Changing jobs can be a good idea, but it can also be a bad one. © Sebastian Gollnow / dpa
Changing jobs to get off to a better start in your career? For some, this means a big wage increase, for others only disadvantages. This is shown by a new Bertelsmann study.
Gütersloh – According to an analysis, a change of job can mean relegation, especially for employees with low qualifications and in helping activities. This is the conclusion of a study published on Tuesday by the Bertelsmann Foundation on career changes and the consequences for those affected.
A new start in a career pays off above all when employees switch to related activities. "The wage increase can then be up to 3500 euros gross per year higher than when switching to unrelated professions," it said. "The more knowledge from the old profession can also be used in the new job, the greater the chance of a successful job change." This primarily benefited skilled workers and specialists.
Helpers particularly disadvantaged: "Without a chance of advancement and the prospect of better pay"
The analysis sees helpers in particular at a disadvantage. These employees in particular change jobs twice as often as skilled workers and often end up in foreign professions – "mostly without opportunities for advancement and the prospect of better pay". Regarding the definition of "helper", study author Roman Wink explained that it describes the level at which a person is employed. This activity does not require any vocational training. In many cases, these are low-skilled, i.e. people without a vocational qualification. But people with a vocational qualification could also be employed as helpers.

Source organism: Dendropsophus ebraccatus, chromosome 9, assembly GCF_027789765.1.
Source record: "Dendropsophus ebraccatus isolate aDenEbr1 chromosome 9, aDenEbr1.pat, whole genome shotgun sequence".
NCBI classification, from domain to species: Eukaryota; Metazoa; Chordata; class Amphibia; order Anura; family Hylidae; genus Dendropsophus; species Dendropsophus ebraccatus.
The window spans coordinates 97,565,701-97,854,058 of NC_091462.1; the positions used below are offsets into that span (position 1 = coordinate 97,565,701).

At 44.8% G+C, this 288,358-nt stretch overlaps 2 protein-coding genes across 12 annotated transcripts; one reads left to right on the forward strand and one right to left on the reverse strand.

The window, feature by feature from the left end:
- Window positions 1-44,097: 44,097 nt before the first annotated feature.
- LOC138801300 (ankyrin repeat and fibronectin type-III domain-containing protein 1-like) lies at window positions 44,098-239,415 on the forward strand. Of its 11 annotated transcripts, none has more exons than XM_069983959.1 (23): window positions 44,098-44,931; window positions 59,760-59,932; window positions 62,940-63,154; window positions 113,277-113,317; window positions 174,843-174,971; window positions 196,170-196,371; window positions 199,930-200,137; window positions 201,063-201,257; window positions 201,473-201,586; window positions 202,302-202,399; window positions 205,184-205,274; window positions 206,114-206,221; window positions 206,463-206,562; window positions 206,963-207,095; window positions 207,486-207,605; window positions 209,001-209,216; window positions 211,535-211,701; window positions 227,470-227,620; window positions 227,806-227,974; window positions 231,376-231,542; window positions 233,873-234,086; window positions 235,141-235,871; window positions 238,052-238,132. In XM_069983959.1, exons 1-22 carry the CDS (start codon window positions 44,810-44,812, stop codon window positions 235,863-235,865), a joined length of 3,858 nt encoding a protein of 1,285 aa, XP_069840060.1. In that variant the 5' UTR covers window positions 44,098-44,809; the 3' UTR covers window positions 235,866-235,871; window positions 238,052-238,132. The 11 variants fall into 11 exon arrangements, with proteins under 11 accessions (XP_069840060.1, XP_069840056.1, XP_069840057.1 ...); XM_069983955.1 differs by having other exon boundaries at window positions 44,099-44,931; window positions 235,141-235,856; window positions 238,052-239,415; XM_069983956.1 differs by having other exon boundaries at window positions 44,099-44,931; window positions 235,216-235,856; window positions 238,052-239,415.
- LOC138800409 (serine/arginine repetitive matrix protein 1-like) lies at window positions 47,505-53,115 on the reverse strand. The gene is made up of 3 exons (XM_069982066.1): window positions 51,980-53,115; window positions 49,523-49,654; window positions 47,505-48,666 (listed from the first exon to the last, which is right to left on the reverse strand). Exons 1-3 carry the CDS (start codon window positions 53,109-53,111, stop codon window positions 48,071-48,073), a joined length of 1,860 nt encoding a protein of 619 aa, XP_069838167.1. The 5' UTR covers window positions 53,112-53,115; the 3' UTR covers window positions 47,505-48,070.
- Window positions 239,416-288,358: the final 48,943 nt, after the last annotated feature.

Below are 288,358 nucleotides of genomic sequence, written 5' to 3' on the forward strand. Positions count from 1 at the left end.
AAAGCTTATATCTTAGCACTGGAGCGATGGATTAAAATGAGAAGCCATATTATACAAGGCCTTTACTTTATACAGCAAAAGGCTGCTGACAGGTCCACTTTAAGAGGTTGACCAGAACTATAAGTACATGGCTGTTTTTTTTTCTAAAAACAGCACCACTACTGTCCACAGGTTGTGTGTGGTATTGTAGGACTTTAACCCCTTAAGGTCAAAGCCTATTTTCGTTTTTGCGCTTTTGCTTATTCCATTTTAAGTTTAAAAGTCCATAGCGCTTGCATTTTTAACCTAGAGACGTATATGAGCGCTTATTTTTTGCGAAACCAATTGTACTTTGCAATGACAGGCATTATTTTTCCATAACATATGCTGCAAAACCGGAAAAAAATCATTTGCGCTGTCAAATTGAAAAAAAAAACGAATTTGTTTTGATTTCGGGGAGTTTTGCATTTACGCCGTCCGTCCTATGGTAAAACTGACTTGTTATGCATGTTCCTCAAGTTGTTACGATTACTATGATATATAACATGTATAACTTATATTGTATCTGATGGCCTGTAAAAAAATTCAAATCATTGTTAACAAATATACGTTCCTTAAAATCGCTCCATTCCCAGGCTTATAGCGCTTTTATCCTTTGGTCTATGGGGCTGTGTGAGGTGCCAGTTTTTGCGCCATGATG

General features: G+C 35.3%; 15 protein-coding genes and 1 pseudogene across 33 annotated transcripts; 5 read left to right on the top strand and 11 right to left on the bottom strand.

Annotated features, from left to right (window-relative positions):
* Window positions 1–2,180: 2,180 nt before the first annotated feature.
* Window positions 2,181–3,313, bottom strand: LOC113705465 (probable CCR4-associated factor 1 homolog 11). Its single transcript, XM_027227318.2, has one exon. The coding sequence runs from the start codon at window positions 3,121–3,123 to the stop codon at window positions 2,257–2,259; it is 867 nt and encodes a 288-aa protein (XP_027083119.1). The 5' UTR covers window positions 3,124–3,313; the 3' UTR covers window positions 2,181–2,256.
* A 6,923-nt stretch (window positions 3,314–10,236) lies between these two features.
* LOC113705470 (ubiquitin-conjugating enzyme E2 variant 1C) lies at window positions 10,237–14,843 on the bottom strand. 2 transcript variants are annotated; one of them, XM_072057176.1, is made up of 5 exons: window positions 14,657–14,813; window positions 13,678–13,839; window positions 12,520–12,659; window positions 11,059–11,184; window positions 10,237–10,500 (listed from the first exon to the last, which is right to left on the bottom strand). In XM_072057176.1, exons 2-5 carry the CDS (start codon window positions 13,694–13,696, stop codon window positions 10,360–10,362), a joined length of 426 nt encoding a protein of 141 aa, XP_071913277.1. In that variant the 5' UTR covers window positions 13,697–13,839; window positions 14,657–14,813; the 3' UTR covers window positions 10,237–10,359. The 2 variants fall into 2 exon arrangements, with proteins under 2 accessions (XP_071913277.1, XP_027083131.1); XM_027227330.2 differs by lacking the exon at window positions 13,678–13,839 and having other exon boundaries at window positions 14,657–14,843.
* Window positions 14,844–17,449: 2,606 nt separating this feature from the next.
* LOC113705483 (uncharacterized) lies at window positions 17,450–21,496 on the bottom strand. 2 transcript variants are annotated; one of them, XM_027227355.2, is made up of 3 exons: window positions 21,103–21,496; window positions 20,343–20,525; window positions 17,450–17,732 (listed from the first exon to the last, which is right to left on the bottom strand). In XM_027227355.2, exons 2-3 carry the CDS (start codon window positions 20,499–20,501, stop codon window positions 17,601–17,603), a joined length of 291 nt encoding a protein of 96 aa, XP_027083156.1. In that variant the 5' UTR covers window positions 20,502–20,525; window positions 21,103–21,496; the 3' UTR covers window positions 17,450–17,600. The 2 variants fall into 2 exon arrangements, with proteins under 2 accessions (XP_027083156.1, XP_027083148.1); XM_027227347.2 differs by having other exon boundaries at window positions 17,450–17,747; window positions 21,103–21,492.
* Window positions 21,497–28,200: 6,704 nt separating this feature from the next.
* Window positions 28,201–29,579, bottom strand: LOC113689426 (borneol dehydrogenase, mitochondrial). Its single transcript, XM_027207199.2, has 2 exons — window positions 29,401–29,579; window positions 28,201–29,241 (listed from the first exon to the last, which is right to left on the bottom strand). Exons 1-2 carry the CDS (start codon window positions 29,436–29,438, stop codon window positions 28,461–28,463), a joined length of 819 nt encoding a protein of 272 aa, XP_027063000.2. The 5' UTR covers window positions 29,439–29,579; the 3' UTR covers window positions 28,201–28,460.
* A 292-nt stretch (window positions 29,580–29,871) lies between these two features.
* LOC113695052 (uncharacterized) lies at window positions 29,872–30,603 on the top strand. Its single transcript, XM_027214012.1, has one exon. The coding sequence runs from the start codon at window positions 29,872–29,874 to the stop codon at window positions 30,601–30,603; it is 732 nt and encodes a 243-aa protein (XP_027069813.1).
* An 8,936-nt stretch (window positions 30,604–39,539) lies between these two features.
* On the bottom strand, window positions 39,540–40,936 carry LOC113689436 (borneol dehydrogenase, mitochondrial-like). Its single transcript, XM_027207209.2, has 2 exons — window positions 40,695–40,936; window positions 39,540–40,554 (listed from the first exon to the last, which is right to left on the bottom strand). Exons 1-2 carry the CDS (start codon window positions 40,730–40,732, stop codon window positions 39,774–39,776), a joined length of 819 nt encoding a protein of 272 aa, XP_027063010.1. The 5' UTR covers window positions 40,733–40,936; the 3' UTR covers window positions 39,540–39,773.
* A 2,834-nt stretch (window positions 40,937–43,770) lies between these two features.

Employees who work as helpers have to align themselves more closely with the demand of the labor market than with their existing skills in "job hopping" - and therefore have to be retrained again and again. Women are often worse off when it comes to career changes.
Shortage of skilled workers: labour force participation is a decisive factor
Higher labor force participation is a decisive factor in the fight against the shortage of skilled workers, emphasized the foundation's labor market expert, Tobias Ortmann. If the change succeeds, it will also be a benefit for employers.
The study highlighted that in most cases, low-skilled workers and helpers have usable skills, even if these are not formally verifiable by certificates. Therefore, procedures are needed to make the capabilities visible, Wink demanded. (dpa, lf)